Bernie Sanders often points to Europe as his economic model, but there’s one lesson from the Continent that he and Elizabeth Warren want to ignore. Europe has tried and mostly rejected the wealth taxes that the two presidential candidates are now promising for America. …Sweden…had a wealth tax for most of the 20th century, though its revenue never accounted for more than 0.4% of gross domestic product in the postwar era. …The relatively small Swedish tax still was enough of a burden to drive out some of the country’s brightest citizens. …In 2007 the government repealed its 1.5% tax on personal wealth over $200,000. …Germany…imposed levies of 0.5% and 0.7% on personal and corporate wealth in 1978. The rate rose to 1% in 1995, but the Federal Constitutional Court struck down the wealth tax that year, and it was effectively abolished by 1997. …The German left occasionally proposes resurrecting the old system, and in 2018 the Ifo Institute for Economic Research analyzed how that would affect the German economy. The authors’ baseline scenario suggests that long-run GDP would be 5% lower with a wealth tax, while employment would shrink 2%. …The best argument against a wealth tax is moral. It is a confiscatory tax on the assets from work, thrift and investment that have already been taxed at least once as individual or corporate income, and perhaps again as a capital gain or death tax. The European experience shows that it also fails in practice.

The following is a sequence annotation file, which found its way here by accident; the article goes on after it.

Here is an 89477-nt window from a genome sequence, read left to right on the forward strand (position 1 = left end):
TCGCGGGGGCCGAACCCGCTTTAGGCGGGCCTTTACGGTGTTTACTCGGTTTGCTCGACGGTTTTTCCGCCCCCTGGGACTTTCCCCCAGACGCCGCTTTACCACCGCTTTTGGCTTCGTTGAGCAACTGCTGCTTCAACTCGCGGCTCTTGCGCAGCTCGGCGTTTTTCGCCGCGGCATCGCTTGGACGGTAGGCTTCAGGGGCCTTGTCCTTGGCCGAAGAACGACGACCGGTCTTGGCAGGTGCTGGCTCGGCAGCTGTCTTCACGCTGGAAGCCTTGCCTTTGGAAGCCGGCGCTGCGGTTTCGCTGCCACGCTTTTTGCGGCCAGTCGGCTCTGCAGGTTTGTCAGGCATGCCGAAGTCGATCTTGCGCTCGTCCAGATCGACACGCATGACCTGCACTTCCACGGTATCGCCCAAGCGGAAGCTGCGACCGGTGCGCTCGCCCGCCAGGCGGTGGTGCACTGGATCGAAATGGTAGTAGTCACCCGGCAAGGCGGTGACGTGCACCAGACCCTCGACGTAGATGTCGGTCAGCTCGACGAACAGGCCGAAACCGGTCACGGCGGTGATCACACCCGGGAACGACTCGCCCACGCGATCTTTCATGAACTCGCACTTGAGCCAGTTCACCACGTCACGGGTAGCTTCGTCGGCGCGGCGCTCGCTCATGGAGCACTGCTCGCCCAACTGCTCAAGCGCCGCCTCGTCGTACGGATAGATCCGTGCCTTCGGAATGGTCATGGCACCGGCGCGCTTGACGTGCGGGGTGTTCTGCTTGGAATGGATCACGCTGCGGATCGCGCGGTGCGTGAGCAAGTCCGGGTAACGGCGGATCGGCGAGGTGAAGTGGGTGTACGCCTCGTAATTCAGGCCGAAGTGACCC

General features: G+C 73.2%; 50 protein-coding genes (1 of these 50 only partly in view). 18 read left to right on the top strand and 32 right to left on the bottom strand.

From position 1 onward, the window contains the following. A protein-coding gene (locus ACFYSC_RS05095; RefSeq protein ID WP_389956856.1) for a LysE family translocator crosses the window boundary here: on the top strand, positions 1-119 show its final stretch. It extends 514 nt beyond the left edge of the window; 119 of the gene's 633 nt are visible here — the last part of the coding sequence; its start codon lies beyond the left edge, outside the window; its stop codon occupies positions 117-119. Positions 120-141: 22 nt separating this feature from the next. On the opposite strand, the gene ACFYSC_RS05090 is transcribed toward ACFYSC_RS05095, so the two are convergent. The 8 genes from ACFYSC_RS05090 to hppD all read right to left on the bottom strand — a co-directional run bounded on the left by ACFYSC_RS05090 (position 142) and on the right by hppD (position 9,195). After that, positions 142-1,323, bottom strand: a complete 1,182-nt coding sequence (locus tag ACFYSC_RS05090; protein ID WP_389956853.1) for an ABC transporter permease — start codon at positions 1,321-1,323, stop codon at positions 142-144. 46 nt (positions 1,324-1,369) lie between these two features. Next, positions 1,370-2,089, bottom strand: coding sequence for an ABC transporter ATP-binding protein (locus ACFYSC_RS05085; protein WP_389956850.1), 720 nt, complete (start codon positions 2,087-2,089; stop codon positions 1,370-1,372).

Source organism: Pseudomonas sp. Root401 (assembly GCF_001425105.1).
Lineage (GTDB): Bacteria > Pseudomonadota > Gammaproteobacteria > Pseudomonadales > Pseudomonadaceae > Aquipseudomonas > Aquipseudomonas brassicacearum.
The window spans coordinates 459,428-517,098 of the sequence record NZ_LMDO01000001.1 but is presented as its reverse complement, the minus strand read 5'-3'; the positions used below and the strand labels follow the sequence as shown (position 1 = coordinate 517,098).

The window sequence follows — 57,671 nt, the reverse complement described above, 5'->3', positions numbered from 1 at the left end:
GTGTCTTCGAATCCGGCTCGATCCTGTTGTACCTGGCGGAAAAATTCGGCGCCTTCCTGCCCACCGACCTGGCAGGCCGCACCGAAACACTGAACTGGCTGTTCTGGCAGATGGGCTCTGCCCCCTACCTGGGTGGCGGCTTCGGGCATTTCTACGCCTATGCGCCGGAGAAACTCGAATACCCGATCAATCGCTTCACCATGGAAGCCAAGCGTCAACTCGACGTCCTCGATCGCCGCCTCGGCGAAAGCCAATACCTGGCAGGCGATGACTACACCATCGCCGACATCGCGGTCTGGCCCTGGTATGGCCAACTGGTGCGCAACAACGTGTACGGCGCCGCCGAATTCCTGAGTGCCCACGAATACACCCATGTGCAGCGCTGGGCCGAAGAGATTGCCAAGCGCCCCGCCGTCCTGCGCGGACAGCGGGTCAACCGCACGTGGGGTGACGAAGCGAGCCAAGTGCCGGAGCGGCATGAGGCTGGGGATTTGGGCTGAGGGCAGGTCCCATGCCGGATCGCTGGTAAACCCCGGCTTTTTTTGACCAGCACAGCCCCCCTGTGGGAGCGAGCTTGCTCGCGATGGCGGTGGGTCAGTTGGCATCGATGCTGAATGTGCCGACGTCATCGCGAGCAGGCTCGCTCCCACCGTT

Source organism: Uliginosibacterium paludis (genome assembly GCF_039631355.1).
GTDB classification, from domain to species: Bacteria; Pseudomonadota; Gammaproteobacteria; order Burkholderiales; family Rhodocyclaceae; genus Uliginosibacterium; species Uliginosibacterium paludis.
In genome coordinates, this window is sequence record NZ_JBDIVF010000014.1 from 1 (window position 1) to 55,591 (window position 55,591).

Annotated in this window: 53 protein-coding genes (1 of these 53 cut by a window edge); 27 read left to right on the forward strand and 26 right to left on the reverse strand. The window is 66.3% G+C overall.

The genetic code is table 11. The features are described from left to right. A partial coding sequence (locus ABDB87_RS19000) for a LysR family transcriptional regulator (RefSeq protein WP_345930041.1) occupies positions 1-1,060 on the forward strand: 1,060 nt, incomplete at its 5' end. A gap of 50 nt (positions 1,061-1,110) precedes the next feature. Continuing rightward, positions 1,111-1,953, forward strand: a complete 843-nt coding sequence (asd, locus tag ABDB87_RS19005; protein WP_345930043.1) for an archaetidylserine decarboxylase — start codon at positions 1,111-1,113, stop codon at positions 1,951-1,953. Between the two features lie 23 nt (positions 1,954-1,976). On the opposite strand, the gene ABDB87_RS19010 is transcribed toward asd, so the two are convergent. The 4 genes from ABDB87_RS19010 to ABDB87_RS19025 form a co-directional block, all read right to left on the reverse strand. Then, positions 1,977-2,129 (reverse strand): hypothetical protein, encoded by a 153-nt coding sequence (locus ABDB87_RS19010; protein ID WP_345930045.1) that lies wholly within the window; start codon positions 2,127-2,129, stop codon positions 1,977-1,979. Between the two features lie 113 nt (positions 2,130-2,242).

Karl Smith’s Bloomberg column warns that wealth taxes would undermine the entrepreneurial capitalism that has made the United States so successful.

…a wealth tax…would allow the federal government to undermine a central animating idea of American capitalism. …The U.S. probably could design a wealth tax that works. …If a country was harboring runaway billionaires, the U.S. could effectively lock it out of the international financial system. That would make it practically impossible for high-net-worth people to have control over their wealth, even if it they could keep the U.S. government from collecting it. The necessity of this type of harsh enforcement points to a much larger flaw in the wealth tax… Billionaires…accumulate wealth…it allows them to control the destiny of the enterprises they founded. A wealth tax stands in the way of this by requiring billionaires to sell off stakes in their companies to pay the tax. …One of the things that makes capitalism work is the way it makes economic resources available to those who have demonstrated an ability to deploy them effectively. It’s the upside of billionaires. …A wealth tax designed to democratize control over companies would strike directly at this strength. …a wealth tax would penalize the founders with the most dedication to their businesses. Entrepreneurs would be less likely to start businesses, in Silicon Valley or elsewhere, if they think their success will result in the loss of their ability to guide their company.

The bottom line, given the importance of “super entrepreneurs” to a nation’s economy, is that wealth taxes would do considerable long-run damage.